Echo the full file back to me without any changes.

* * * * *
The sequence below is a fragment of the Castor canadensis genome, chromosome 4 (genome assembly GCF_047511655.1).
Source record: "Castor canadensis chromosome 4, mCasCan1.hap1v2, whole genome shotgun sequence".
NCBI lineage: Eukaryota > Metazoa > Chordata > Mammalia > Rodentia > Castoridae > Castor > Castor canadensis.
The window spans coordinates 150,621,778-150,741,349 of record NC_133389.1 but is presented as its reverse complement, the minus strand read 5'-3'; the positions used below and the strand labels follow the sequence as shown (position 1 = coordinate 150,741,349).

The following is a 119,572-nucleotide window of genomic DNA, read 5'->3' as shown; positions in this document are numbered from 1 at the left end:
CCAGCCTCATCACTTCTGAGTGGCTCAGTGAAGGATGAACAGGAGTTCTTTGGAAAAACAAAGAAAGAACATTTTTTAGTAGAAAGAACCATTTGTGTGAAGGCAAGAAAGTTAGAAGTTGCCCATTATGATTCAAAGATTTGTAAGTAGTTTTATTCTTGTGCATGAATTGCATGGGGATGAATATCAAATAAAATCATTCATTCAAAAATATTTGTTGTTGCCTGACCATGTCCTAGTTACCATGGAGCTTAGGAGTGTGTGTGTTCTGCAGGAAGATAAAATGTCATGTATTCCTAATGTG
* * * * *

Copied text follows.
The sequence below is a fragment of the Castor canadensis genome, chromosome 4 (genome assembly GCF_047511655.1).
Source record: "Castor canadensis chromosome 4, mCasCan1.hap1v2, whole genome shotgun sequence".
NCBI lineage: Eukaryota > Metazoa > Chordata > Mammalia > Rodentia > Castoridae > Castor > Castor canadensis.
The window spans coordinates 150,621,778-150,741,349 of record NC_133389.1 but is presented as its reverse complement, the minus strand read 5'-3'; the positions used below and the strand labels follow the sequence as shown (position 1 = coordinate 150,741,349).

The following is a 119,572-nucleotide window of genomic DNA, read 5'->3' as shown; positions in this document are numbered from 1 at the left end:
CCAGCCTCATCACTTCTGAGTGGCTCAGTGAAGGATGAACAGGAGTTCTTTGGAAAAACAAAGAAAGAACATTTTTTAGTAGAAAGAACCATTTGTGTGAAGGCAAGAAAGTTAGAAGTTGCCCATTATGATTCAAAGATTTGTAAGTAGTTTTATTCTTGTGCATGAATTGCATGGGGATGAATATCAAATAAAATCATTCATTCAAAAATATTTGTTGTTGCCTGACCATGTCCTAGTTACCATGGAGCTTAGGAGTGTGTGTGTTCTGCAGGAAGATAAAATGTCATGTATTCCTAATGTG